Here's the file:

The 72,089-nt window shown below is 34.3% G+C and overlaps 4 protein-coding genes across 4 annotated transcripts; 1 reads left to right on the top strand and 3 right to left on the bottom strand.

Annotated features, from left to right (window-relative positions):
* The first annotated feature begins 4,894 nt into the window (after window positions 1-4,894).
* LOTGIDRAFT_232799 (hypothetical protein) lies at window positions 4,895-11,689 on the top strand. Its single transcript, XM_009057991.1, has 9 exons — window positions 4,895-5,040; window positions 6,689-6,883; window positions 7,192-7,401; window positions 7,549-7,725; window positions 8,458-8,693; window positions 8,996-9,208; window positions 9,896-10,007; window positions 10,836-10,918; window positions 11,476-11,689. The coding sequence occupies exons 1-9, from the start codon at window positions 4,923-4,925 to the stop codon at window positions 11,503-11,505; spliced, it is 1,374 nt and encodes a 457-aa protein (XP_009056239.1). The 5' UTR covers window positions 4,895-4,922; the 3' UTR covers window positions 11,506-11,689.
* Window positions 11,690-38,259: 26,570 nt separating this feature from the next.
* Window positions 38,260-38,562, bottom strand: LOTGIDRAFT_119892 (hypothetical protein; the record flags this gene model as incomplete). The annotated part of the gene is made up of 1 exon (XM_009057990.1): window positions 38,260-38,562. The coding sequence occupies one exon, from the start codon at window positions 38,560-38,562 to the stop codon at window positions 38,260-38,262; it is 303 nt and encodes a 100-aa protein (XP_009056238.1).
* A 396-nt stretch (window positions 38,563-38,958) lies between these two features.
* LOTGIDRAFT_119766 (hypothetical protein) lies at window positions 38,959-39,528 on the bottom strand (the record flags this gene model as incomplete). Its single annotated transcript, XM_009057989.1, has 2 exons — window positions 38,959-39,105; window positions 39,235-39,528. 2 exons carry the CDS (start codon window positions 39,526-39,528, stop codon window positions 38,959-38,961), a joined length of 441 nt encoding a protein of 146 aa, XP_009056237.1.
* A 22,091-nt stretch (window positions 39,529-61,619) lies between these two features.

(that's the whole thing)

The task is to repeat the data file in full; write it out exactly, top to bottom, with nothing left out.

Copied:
The 72,089-nt window shown below is 34.3% G+C and overlaps 4 protein-coding genes across 4 annotated transcripts; 1 reads left to right on the top strand and 3 right to left on the bottom strand.

Annotated features, from left to right (window-relative positions):
* The first annotated feature begins 4,894 nt into the window (after window positions 1-4,894).
* LOTGIDRAFT_232799 (hypothetical protein) lies at window positions 4,895-11,689 on the top strand. Its single transcript, XM_009057991.1, has 9 exons — window positions 4,895-5,040; window positions 6,689-6,883; window positions 7,192-7,401; window positions 7,549-7,725; window positions 8,458-8,693; window positions 8,996-9,208; window positions 9,896-10,007; window positions 10,836-10,918; window positions 11,476-11,689. The coding sequence occupies exons 1-9, from the start codon at window positions 4,923-4,925 to the stop codon at window positions 11,503-11,505; spliced, it is 1,374 nt and encodes a 457-aa protein (XP_009056239.1). The 5' UTR covers window positions 4,895-4,922; the 3' UTR covers window positions 11,506-11,689.
* Window positions 11,690-38,259: 26,570 nt separating this feature from the next.
* Window positions 38,260-38,562, bottom strand: LOTGIDRAFT_119892 (hypothetical protein; the record flags this gene model as incomplete). The annotated part of the gene is made up of 1 exon (XM_009057990.1): window positions 38,260-38,562. The coding sequence occupies one exon, from the start codon at window positions 38,560-38,562 to the stop codon at window positions 38,260-38,262; it is 303 nt and encodes a 100-aa protein (XP_009056238.1).
* A 396-nt stretch (window positions 38,563-38,958) lies between these two features.
* LOTGIDRAFT_119766 (hypothetical protein) lies at window positions 38,959-39,528 on the bottom strand (the record flags this gene model as incomplete). Its single annotated transcript, XM_009057989.1, has 2 exons — window positions 38,959-39,105; window positions 39,235-39,528. 2 exons carry the CDS (start codon window positions 39,526-39,528, stop codon window positions 38,959-38,961), a joined length of 441 nt encoding a protein of 146 aa, XP_009056237.1.
* A 22,091-nt stretch (window positions 39,529-61,619) lies between these two features.